• Let's say I create another piece of software, but instead of writing my own license, I turn to the Internet to help furnish a license for me. Why would I do this? Probably because I don't have the expertise to necessarily think of all the loop holes one of my customers might exploit to give away my software to others, or to potentially harm my business by suing me. So I find the template of a pretty standard software license, fill in the blanks, and use that. Done and done.

Alternatively, I could search the Internet and stumble across another license I am free to use with my software. This license is called the "GPL." It conveys a very different set of rights and privileges to the folks who download my software, but hey, the terms of the license suit me, so let's use that.

The Importance of Copyright in Open Source Software

Copyrights in open source software can add a new dimension of confusion, because in open source software where lots of different, unrelated people are collaborating to build something, it is quite possible that a single piece of open source software will have multiple copyright holders. Why is this significant?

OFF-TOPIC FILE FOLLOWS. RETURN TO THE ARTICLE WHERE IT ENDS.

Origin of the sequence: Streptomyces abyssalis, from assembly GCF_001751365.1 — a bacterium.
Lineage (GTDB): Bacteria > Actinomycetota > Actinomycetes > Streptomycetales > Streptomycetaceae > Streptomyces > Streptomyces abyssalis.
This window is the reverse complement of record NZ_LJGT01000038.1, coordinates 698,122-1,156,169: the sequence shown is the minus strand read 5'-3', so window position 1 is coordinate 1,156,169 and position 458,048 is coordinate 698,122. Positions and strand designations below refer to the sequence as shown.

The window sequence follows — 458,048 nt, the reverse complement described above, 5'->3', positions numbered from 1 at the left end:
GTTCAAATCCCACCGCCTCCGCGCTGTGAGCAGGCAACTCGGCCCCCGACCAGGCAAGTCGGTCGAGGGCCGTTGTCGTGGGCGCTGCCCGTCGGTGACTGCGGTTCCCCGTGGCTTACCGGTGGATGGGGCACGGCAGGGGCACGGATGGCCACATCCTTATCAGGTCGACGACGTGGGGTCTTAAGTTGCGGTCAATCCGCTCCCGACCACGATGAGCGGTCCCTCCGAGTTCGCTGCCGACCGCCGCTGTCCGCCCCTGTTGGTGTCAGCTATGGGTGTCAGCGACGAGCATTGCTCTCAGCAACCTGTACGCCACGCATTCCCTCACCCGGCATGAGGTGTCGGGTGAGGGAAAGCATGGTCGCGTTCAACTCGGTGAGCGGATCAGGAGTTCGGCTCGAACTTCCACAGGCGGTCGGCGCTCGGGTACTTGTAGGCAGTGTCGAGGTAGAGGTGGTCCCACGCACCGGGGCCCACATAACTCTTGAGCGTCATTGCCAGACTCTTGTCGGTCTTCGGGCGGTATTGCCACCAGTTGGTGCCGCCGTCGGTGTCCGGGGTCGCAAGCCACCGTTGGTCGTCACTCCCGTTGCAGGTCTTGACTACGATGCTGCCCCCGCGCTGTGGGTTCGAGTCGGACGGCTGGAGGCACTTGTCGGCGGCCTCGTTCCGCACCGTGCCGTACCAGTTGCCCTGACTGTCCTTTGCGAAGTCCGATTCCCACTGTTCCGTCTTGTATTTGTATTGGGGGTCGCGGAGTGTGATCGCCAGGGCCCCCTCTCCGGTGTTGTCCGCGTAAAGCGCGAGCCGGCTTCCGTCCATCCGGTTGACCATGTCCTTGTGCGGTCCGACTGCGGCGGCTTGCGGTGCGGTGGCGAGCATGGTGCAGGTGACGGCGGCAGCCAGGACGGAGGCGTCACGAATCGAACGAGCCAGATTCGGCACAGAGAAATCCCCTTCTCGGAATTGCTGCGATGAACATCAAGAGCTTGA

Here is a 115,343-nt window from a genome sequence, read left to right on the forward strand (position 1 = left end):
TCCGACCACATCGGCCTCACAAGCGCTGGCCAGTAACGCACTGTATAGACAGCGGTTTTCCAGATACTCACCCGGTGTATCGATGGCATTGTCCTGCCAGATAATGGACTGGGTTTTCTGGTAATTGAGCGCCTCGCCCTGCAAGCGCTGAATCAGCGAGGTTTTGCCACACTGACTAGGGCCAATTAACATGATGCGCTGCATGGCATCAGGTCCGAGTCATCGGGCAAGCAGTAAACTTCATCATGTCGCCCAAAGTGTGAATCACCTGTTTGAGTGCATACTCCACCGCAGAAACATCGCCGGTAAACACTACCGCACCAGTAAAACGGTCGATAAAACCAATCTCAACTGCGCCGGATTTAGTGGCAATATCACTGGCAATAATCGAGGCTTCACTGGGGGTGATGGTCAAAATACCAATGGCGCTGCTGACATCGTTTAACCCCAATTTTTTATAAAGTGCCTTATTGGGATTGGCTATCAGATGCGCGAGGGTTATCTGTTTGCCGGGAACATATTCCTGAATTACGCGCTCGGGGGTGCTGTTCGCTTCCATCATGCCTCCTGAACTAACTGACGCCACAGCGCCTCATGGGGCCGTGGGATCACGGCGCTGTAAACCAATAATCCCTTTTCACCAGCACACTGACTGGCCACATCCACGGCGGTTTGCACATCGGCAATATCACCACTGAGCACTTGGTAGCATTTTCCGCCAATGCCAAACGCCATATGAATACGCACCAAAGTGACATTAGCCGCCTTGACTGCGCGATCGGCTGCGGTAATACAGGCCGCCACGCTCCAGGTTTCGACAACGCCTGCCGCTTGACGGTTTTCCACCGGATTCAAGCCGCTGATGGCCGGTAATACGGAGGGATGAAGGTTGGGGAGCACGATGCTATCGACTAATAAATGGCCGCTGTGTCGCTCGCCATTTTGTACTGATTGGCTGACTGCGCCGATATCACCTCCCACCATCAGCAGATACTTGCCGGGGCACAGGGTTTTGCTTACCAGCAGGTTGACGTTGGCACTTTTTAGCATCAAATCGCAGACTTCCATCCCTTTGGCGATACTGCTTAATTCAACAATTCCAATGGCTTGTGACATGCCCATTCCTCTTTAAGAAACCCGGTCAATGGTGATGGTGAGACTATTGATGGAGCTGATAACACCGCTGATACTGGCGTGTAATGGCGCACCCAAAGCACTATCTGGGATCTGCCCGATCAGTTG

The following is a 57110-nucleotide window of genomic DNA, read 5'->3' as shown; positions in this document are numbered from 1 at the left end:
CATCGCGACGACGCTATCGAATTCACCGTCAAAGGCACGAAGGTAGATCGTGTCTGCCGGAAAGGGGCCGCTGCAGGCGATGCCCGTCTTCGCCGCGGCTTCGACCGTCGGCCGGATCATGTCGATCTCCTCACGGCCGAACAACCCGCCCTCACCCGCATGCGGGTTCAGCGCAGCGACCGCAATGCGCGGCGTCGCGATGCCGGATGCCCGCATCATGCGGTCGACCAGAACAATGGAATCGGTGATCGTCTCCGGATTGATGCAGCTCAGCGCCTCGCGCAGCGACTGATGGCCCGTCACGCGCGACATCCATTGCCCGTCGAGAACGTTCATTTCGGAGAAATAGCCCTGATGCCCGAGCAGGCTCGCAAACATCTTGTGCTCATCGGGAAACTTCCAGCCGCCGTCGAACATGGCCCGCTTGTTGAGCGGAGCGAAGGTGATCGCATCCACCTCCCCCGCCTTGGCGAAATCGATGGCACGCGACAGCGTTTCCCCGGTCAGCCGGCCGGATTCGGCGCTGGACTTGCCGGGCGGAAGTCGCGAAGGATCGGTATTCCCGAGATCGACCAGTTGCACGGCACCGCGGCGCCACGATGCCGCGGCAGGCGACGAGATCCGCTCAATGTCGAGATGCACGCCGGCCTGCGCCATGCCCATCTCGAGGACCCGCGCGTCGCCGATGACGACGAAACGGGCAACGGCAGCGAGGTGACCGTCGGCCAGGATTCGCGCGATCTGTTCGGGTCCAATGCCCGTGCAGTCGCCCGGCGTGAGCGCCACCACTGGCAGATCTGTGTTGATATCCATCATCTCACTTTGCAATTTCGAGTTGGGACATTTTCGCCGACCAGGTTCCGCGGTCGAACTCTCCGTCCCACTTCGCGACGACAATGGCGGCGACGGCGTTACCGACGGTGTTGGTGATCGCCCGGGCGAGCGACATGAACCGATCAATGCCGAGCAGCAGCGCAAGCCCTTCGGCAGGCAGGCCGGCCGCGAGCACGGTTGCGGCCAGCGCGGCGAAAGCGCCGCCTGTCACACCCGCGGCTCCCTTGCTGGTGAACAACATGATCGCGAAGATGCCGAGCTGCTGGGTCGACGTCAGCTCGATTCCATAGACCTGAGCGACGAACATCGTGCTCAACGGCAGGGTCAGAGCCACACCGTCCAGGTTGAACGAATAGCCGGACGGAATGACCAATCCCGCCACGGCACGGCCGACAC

Well, let's suppose that piece of software I wrote up above, you know the one that I licensed under the GPL? Well let's suppose it over the years two folks contributed heavily to the software: Jane and Susan. For the pieces they have written and contributed back to the software, they own the copyright. So now, the software that I created originally, is now in effect, jointly owned by me, Jane and Susan.

Then one day, out of the blue, I get a call from someone and they say: "Listen, I love your software and want to use it for my business. I am willing to pay you $1,000,000 for you to support my usage of the software, but I my company does not like GPL. Can you grant me a different license than the GPL?"